Colitis vs. Diverticulitis: Understanding the Gut Ache

Colitis vs. Diverticulitis: Understanding the Gut Ache

Belly pain, cramping, and changes in bowel habits can be unsettling. If you're experiencing these symptoms, you might wonder if it's colitis or diverticulitis. Both conditions affect the large intestine (colon) and share some similar symptoms, but they're actually quite different. Let's break down the key differences to help you understand what might be going on.

Diverticulitis: When Pouches Become Inflamed

Imagine tiny pockets bulging out from the lining of your colon. These are called diverticula, and they're a fairly common occurrence, especially as we age. Diverticulitis occurs when these pouches become inflamed or infected. This can lead to:

  • Severe lower left abdominal pain
  • Fever
  • Nausea and vomiting
  • Changes in bowel habits, including constipation or diarrhoea


Ulcerative Colitis: An Inflammatory Bowel Disease

Ulcerative colitis (UC) is an inflammatory bowel disease (IBD) where the immune system mistakenly attacks the lining of the colon. This chronic condition causes inflammation and ulcers (sores) to develop. UC symptoms can include:

  • Crampy abdominal pain, often worse in the lower left side
  • Urgent need to have a bowel movement (urgency)
  • Frequent bloody diarrhoea
  • Weight loss
  • Fatigue

Key Differences: Cause and Location

  • Cause: Diverticulitis is caused by inflammation in diverticula, often triggered by tiny bits of stool getting trapped in the pouches. UC is due to a malfunctioning immune system, and the exact cause is unknown.
  • Location: UC can involve any part of the colon, but it often affects the rectum and extends upwards. Diverticulitis typically affects the lower left side of the colon (sigmoid colon).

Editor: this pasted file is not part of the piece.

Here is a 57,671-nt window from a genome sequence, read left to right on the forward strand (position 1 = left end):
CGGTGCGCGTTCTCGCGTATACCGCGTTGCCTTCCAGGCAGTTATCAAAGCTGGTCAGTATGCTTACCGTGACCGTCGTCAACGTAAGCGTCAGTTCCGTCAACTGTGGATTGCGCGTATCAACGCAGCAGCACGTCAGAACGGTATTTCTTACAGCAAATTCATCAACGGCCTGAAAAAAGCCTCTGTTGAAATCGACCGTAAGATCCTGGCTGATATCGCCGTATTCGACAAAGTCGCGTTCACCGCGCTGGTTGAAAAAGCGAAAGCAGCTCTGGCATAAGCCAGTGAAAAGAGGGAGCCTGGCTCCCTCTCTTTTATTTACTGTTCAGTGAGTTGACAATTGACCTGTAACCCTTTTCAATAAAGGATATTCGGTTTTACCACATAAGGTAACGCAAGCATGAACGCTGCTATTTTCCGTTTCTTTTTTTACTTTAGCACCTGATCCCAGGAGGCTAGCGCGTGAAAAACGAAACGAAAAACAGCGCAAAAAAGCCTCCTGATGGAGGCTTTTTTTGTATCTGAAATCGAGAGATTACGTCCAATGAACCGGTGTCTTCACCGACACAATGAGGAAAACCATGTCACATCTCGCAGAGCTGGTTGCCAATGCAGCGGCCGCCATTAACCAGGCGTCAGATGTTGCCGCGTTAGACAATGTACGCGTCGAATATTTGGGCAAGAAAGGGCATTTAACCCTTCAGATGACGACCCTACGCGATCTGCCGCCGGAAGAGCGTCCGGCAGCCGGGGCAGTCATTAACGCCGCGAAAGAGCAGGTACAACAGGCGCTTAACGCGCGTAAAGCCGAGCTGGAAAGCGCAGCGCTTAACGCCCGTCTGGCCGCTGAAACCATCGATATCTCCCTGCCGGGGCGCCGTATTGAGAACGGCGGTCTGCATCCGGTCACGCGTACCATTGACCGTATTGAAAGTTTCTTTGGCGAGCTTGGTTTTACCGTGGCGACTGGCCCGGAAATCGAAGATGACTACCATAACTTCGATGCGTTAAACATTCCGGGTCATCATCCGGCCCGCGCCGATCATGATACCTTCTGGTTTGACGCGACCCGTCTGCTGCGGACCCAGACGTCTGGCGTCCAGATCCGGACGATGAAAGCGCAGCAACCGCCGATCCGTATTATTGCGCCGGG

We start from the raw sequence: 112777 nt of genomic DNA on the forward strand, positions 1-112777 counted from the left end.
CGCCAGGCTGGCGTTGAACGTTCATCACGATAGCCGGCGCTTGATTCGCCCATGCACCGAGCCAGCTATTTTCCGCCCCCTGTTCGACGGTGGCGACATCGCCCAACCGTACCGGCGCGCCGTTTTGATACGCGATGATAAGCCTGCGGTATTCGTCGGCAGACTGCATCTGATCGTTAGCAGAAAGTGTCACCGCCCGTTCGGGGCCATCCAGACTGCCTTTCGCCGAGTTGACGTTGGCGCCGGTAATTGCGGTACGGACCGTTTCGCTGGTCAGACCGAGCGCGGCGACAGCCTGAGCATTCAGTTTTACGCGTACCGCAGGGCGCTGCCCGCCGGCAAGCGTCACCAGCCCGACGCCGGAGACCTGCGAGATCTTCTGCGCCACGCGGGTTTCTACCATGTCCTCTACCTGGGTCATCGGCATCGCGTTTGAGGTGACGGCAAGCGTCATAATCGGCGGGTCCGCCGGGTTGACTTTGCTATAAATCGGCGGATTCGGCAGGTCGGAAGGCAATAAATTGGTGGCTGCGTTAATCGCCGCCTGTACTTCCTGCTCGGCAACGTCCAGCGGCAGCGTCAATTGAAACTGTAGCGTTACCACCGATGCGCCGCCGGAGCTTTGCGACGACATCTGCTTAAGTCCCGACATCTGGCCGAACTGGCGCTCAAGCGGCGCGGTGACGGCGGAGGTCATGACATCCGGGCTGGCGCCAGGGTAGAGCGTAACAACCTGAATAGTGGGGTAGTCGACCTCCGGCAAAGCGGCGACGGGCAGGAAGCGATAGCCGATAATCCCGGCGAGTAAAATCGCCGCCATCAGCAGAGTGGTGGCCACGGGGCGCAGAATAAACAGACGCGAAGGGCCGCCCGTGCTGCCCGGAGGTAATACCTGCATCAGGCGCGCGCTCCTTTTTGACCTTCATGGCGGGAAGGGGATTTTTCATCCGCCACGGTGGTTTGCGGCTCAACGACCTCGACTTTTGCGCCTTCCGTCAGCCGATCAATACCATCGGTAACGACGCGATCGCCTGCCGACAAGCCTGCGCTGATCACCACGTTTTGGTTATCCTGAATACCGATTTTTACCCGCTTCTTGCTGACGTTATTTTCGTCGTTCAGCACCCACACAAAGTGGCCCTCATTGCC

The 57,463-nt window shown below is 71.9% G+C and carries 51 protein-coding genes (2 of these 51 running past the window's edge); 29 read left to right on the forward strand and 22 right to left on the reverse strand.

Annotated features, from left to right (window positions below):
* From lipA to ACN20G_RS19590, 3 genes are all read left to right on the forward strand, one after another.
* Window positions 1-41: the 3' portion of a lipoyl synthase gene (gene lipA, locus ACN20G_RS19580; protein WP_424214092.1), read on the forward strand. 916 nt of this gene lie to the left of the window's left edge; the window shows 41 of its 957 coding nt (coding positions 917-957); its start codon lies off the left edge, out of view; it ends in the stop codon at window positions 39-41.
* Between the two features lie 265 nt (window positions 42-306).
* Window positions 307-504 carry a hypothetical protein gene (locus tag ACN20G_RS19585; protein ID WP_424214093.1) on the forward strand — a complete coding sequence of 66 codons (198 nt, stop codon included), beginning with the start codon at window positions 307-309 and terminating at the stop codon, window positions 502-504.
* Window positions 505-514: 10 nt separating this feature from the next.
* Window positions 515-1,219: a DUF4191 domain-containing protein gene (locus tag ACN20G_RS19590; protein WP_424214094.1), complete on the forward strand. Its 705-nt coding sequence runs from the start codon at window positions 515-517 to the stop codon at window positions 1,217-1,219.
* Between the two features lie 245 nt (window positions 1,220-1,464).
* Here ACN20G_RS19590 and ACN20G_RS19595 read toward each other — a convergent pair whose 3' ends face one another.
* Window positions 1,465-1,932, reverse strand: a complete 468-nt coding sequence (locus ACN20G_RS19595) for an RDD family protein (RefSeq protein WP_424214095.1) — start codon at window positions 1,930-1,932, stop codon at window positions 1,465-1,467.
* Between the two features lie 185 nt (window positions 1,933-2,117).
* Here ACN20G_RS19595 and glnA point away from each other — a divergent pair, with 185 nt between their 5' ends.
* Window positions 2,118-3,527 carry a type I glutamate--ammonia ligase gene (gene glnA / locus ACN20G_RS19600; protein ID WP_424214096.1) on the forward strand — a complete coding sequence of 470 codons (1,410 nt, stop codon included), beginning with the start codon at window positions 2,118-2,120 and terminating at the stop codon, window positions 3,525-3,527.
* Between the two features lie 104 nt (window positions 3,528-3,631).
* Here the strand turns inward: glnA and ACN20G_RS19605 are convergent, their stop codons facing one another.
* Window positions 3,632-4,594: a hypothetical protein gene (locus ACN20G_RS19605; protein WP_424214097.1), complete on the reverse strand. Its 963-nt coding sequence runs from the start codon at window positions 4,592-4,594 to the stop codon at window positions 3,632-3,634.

Similarities: Seeking Medical Help

Despite their differences, both colitis and diverticulitis require medical attention. If you're experiencing any of the symptoms mentioned above, see your doctor for proper diagnosis and treatment. Early intervention can help manage symptoms and prevent complications.

Exploring Probiotics for Gut Health in Colitis and Diverticulitis

Probiotics are live bacteria that are similar to the beneficial bacteria that live in your gut. These beneficial bacteria help with digestion, keep harmful bacteria in check, and produce nutrients that are important for your health. Probiotics may help to reduce inflammation and improve symptoms of colitis and diverticulitis. 



How Probiotics May Help with Colitis

  • Probiotics may help to reduce inflammation in the gut.
  • They may also help to improve the gut barrier, which can help to prevent harmful bacteria from entering the bloodstream.
  • Some studies have shown that probiotics may help to reduce symptoms of colitis, such as diarrhoea and abdominal pain.

How Probiotics May Help with Diverticulitis

  • Probiotics may help to reduce inflammation in the gut, which can help to prevent diverticulitis from developing.
  • They may also help to reduce symptoms of diverticulitis, such as abdominal pain and bloating.

Types of Probiotics that May Be Helpful

Several different strains of probiotics may be helpful for colitis and diverticulitis. Some of the most commonly studied strains include:

  • Saccharomyces boulardii
  • Lactobacillus acidophilus
  • Bifidobacterium infantis


Important Considerations

  • Probiotics are generally safe for most people, but they can cause side effects such as gas, bloating, and diarrhoea.
  • Probiotics are available over-the-counter in supplements and in some yoghurts and other fermented foods.
  • When choosing a probiotic supplement, look for one that contains at least one billion colony-forming units (CFUs) per dose. CFUs indicate the number of live bacteria in a supplement.
  • If you are considering taking probiotics for colitis or diverticulitis, it is important to talk to your health care professional first. Probiotics can interact with some medications, so it is important to make sure that they are safe for you. Your health care professional can also help you choose the right strain of probiotic for your condition.

L-Glutamine: A Potential Gut Healer for Colitis and Diverticulitis?

L-glutamine has shown promise in research for gut health, but its effectiveness for colitis and diverticulitis specifically needs further investigation. Here's a breakdown of what we currently know:


Potential Benefits: